Robert Hampton

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November 2012

6th November 2012

I’m Robert Hampton and I approve this message

Mitt Romney once asked why aeroplanes don’t have opening windows. He once strapped his dog to a car roof for before a 12-hour drive. His gaffe-laden visit to London made Boris Johnson look statesmanlike by comparison.

Don’t let him anywhere near the White House, unless it’s on a guided tour. If you’re American, do the right thing today and vote for the competent incumbent instead.

7th November 2012

Barack O’Drama
Posted by at 11.03pm | In the News | No responses

Barack ObamaCongratulations to President Obama, who won a well-deserved victory. It was a close vote in the US, but we can collectively breath a sigh of relief that this intelligent, level-headed, moderately liberal man has been given another four years, and the chance to finish what he started.

Although Obama’s victory is great news generally, it is especially welcome for marriage equality campaigners in the US. The President declared his support for gay marriage back in May, and some commentators were worried that this would damage his chances. In fact, the opposite his true: Obama has been re-elected while his opponent – who made “traditional marriage” a cornerstone of his campaign – has lost.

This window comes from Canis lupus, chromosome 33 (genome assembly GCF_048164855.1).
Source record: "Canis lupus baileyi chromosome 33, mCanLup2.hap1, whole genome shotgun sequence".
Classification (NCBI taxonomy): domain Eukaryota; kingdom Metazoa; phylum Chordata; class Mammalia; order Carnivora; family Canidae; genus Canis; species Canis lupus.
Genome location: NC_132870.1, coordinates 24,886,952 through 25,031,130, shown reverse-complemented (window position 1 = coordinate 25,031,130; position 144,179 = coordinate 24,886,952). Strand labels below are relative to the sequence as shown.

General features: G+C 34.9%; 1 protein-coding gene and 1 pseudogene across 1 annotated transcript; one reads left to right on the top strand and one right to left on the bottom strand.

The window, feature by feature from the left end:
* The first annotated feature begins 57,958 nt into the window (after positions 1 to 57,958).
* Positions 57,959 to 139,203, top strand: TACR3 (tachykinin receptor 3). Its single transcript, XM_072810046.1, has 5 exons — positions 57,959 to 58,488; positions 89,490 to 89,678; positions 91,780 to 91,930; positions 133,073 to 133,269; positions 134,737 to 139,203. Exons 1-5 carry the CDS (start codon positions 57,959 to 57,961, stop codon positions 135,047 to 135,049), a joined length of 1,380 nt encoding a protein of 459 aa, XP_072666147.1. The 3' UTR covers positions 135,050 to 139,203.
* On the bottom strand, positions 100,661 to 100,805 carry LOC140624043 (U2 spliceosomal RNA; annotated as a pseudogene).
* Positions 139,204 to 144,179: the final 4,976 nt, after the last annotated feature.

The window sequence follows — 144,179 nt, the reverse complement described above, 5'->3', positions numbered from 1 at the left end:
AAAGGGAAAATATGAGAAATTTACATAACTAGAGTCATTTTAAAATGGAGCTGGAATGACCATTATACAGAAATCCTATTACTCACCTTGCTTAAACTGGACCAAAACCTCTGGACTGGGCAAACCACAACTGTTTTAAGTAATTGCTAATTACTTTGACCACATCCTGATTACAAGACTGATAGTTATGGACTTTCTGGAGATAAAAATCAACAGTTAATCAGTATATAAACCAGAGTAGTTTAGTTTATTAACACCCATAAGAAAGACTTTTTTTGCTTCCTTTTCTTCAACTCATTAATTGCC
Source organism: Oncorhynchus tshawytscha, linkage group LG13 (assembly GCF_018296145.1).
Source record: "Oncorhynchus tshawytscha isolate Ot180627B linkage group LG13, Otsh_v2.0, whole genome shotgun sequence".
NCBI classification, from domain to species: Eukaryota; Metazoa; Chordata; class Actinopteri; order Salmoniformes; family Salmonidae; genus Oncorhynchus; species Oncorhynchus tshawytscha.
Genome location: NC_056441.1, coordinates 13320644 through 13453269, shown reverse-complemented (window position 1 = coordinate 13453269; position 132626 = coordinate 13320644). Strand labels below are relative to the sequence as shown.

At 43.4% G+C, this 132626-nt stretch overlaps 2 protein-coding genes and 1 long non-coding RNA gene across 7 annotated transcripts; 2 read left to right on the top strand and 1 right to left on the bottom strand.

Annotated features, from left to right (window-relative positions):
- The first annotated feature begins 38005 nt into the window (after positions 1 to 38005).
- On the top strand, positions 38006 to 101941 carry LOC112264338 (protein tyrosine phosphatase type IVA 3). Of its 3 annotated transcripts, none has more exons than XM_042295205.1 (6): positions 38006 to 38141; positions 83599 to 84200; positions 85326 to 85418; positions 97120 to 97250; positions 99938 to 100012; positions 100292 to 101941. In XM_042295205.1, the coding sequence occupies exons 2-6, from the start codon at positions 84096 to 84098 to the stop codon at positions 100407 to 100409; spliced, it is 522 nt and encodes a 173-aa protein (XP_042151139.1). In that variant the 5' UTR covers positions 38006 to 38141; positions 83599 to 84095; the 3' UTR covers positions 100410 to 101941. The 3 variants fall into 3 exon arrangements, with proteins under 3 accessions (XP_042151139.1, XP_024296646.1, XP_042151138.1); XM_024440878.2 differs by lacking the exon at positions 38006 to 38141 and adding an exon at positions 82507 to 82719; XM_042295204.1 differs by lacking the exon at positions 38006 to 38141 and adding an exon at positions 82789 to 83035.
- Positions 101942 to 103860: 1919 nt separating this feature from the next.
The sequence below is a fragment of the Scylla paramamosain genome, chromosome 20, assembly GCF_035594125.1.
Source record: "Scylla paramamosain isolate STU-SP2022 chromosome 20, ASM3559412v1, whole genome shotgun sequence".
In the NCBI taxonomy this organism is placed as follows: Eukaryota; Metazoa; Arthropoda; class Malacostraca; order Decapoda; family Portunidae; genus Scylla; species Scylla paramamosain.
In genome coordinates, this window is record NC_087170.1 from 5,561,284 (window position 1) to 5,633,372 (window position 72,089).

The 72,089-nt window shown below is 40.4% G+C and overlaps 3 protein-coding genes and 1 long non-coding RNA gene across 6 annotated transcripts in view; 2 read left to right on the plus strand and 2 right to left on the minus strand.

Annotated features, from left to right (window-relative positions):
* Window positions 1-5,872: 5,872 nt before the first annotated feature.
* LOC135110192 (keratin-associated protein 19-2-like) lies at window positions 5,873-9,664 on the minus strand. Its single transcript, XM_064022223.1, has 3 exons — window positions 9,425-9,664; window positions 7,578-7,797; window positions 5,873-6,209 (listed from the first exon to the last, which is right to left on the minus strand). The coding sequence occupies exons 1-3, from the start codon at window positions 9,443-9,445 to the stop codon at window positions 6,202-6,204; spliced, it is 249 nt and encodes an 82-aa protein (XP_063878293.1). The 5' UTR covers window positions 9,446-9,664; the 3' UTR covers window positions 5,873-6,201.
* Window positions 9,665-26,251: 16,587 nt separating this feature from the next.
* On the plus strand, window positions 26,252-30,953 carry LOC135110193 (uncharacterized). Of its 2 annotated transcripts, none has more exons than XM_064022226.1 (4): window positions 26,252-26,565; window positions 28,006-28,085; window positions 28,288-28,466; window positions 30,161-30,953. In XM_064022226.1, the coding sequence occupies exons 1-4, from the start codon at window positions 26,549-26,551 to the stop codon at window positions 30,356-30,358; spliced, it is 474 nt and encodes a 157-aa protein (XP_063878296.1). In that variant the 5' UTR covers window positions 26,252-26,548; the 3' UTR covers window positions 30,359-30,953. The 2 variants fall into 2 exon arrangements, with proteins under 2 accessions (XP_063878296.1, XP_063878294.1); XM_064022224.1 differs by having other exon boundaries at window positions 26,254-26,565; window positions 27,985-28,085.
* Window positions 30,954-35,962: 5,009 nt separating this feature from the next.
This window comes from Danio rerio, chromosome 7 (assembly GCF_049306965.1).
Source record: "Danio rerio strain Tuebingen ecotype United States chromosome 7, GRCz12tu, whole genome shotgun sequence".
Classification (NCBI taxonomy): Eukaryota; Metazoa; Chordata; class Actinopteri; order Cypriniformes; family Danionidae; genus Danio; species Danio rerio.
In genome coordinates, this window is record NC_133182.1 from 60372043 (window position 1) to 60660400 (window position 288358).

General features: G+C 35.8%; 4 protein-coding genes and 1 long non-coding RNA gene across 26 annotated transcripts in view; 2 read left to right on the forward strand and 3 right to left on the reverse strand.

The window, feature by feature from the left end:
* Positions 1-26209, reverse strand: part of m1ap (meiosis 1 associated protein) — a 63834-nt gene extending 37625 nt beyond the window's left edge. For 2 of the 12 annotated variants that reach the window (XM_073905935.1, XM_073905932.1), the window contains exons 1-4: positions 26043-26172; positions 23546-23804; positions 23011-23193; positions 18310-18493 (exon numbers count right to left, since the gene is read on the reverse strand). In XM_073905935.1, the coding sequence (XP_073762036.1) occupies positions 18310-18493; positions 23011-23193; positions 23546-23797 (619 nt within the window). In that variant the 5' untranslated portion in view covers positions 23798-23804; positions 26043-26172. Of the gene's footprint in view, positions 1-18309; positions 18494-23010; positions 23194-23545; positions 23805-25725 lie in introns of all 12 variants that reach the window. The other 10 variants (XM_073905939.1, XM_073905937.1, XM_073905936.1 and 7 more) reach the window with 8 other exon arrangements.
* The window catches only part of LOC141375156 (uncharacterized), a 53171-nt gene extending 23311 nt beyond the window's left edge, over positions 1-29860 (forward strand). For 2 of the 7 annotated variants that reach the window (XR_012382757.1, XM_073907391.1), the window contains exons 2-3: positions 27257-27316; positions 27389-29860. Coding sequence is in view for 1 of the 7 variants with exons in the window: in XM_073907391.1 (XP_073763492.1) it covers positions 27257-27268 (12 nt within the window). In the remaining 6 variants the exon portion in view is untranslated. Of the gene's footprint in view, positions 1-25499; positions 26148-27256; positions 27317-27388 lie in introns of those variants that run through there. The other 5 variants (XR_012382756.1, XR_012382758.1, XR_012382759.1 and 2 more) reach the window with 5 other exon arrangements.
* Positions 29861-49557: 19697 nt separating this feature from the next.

Elsewhere, four states held referenda on same-sex marriage legislation. For the first time, the electorate voted pro-gay in all four votes. The talking point that marriage equality is not wanted by the public has been demolished, and I suspect that the President’s endorsement has maybe helped change a few peoples’ minds, or nudge undecided voters in the right direction.

I remember waking up on a cold morning in November 2008 and hearing Obama’s victory speech on the radio. I don’t mind admitting I teared up a little bit. I didn’t feel the same euphoria this time around, but the speech he made in the early hours of this morning is definitely worth a watch. Obama is gracious and articulate with a dash of soaring rhetoric – we desperately need a figurehead like this on this side of the Atlantic.

Much as I like Ed Miliband, I can’t imagine him delivering a speech like this.

13th November 2012

Bloody Brilliant Correspondents

There’s been a lot said about the BBC in recent days. I’m not going to try to say much about the botched Newsnight stories. There is already far too much noise over the issue, with the BBC’s critics using it as a political football. While Tory MPs, egged on by the Murdoch press, queue up to call for the dismantling of the corporation, they forget completely about the victims of the sexual abuse who should be the focus of the story.